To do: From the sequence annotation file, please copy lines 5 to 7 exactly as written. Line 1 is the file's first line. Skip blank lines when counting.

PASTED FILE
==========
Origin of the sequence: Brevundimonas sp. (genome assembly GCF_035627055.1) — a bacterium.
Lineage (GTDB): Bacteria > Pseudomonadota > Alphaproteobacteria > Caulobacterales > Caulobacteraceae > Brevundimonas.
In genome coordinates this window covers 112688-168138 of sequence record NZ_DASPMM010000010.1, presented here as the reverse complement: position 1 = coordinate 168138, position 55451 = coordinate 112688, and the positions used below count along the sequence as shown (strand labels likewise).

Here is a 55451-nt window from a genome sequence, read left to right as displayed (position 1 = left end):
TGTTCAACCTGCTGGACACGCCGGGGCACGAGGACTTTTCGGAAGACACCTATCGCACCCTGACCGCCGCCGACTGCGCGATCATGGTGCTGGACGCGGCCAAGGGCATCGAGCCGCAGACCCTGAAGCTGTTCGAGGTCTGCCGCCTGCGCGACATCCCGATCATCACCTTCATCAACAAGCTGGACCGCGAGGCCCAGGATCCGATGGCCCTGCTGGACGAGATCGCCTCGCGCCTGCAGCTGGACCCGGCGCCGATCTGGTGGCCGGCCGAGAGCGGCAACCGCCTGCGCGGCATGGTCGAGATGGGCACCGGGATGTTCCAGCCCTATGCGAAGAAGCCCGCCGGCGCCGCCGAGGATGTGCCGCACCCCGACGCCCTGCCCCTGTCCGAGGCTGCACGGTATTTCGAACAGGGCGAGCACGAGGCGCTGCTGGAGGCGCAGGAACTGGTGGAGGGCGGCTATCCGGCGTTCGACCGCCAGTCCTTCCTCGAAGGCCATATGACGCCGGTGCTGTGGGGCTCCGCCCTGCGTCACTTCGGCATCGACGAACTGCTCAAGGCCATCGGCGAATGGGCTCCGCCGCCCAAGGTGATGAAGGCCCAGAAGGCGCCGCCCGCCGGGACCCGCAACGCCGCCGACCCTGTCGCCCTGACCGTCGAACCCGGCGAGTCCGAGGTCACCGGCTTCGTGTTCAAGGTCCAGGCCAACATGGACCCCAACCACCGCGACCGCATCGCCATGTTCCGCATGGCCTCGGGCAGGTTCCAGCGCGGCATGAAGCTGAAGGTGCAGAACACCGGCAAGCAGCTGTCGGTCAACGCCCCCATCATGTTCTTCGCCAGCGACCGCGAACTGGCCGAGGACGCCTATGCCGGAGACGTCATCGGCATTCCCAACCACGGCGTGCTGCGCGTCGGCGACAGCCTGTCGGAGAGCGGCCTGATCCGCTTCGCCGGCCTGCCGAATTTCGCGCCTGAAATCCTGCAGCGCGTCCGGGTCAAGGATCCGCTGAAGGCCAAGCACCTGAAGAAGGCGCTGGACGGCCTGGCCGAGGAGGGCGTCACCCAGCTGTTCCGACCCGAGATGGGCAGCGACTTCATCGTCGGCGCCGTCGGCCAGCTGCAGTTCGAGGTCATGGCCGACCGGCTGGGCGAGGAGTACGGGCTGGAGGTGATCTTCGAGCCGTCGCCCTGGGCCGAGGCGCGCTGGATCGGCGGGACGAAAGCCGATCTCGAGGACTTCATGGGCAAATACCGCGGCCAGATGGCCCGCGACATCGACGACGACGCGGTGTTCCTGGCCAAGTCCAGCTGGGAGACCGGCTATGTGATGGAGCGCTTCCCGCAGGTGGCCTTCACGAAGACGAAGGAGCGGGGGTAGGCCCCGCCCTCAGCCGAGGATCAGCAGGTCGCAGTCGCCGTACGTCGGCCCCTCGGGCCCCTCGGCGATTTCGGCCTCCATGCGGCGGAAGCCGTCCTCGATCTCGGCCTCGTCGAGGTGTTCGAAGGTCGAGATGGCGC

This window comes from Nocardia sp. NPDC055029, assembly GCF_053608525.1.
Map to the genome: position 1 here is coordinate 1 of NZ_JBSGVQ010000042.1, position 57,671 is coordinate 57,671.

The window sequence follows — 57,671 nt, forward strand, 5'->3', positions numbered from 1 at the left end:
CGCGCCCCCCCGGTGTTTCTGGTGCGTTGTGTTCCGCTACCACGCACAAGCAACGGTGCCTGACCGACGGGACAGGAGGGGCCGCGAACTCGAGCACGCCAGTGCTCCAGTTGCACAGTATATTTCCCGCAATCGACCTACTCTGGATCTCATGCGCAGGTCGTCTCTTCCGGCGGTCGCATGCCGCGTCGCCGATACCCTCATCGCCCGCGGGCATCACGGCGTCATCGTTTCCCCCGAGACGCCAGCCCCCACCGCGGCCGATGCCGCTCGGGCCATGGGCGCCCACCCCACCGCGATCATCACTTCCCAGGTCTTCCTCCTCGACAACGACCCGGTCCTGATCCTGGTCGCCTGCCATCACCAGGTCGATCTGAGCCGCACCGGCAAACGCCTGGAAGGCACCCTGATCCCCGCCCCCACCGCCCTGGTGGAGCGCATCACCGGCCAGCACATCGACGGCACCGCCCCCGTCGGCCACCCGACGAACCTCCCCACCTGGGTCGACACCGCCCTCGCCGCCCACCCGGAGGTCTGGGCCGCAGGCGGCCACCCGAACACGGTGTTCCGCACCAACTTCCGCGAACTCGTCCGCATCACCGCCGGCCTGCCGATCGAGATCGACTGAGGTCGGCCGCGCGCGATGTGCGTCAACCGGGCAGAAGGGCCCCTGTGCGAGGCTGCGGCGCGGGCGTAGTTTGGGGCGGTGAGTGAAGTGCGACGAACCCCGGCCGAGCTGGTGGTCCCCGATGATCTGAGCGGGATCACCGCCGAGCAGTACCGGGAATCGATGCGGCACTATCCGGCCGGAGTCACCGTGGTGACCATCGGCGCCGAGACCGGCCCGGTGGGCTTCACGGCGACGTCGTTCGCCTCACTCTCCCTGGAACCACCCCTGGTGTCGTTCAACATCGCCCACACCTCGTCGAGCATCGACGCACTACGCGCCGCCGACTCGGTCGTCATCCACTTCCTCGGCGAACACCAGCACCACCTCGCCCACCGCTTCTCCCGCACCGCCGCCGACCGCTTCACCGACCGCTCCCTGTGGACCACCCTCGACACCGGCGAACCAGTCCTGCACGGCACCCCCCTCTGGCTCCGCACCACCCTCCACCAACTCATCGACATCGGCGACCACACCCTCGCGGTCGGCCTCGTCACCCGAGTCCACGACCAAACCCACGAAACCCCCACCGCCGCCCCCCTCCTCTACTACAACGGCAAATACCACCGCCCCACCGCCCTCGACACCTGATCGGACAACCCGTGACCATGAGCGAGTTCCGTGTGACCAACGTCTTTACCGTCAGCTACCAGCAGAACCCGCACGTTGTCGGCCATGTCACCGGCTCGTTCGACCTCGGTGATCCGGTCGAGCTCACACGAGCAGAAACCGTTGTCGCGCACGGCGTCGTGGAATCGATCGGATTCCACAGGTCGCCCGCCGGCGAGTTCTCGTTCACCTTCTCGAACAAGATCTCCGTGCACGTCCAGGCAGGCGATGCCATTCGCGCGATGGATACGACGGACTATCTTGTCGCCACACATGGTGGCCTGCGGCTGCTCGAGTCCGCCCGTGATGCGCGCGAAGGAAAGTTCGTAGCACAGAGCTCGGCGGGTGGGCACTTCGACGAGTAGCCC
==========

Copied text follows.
TGTTCAACCTGCTGGACACGCCGGGGCACGAGGACTTTTCGGAAGACACCTATCGCACCCTGACCGCCGCCGACTGCGCGATCATGGTGCTGGACGCGGCCAAGGGCATCGAGCCGCAGACCCTGAAGCTGTTCGAGGTCTGCCGCCTGCGCGACATCCCGATCATCACCTTCATCAACAAGCTGGACCGCGAGGCCCAGGATCCGATGGCCCTGCTGGACGAGATCGCCTCGCGCCTGCAGCTGGACCCGGCGCCGATCTGGTGGCCGGCCGAGAGCGGCAACCGCCTGCGCGGCATGGTCGAGATGGGCACCGGGATGTTCCAGCCCTATGCGAAGAAGCCCGCCGGCGCCGCCGAGGATGTGCCGCACCCCGACGCCCTGCCCCTGTCCGAGGCTGCACGGTATTTCGAACAGGGCGAGCACGAGGCGCTGCTGGAGGCGCAGGAACTGGTGGAGGGCGGCTATCCGGCGTTCGACCGCCAGTCCTTCCTCGAAGGCCATATGACGCCGGTGCTGTGGGGCTCCGCCCTGCGTCACTTCGGCATCGACGAACTGCTCAAGGCCATCGGCGAATGGGCTCCGCCGCCCAAGGTGATGAAGGCCCAGAAGGCGCCGCCCGCCGGGACCCGCAACGCCGCCGACCCTGTCGCCCTGACCGTCGAACCCGGCGAGTCCGAGGTCACCGGCTTCGTGTTCAAGGTCCAGGCCAACATGGACCCCAACCACCGCGACCGCATCGCCATGTTCCGCATGGCCTCGGGCAGGTTCCAGCGCGGCATGAAGCTGAAGGTGCAGAACACCGGCAAGCAGCTGTCGGTCAACGCCCCCATCATGTTCTTCGCCAGCGACCGCGAACTGGCCGAGGACGCCTATGCCGGAGACGTCATCGGCATTCCCAACCACGGCGTGCTGCGCGTCGGCGACAGCCTGTCGGAGAGCGGCCTGATCCGCTTCGCCGGCCTGCCGAATTTCGCGCCTGAAATCCTGCAGCGCGTCCGGGTCAAGGATCCGCTGAAGGCCAAGCACCTGAAGAAGGCGCTGGACGGCCTGGCCGAGGAGGGCGTCACCCAGCTGTTCCGACCCGAGATGGGCAGCGACTTCATCGTCGGCGCCGTCGGCCAGCTGCAGTTCGAGGTCATGGCCGACCGGCTGGGCGAGGAGTACGGGCTGGAGGTGATCTTCGAGCCGTCGCCCTGGGCCGAGGCGCGCTGGATCGGCGGGACGAAAGCCGATCTCGAGGACTTCATGGGCAAATACCGCGGCCAGATGGCCCGCGACATCGACGACGACGCGGTGTTCCTGGCCAAGTCCAGCTGGGAGACCGGCTATGTGATGGAGCGCTTCCCGCAGGTGGCCTTCACGAAGACGAAGGAGCGGGGGTAGGCCCCGCCCTCAGCCGAGGATCAGCAGGTCGCAGTCGCCGTACGTCGGCCCCTCGGGCCCCTCGGCGATTTCGGCCTCCATGCGGCGGAAGCCGTCCTCGATCTCGGCCTCGTCGAGGTGTTCGAAGGTCGAGATGGCGC

This window comes from Nocardia sp. NPDC055029, assembly GCF_053608525.1.
Map to the genome: position 1 here is coordinate 1 of NZ_JBSGVQ010000042.1, position 57,671 is coordinate 57,671.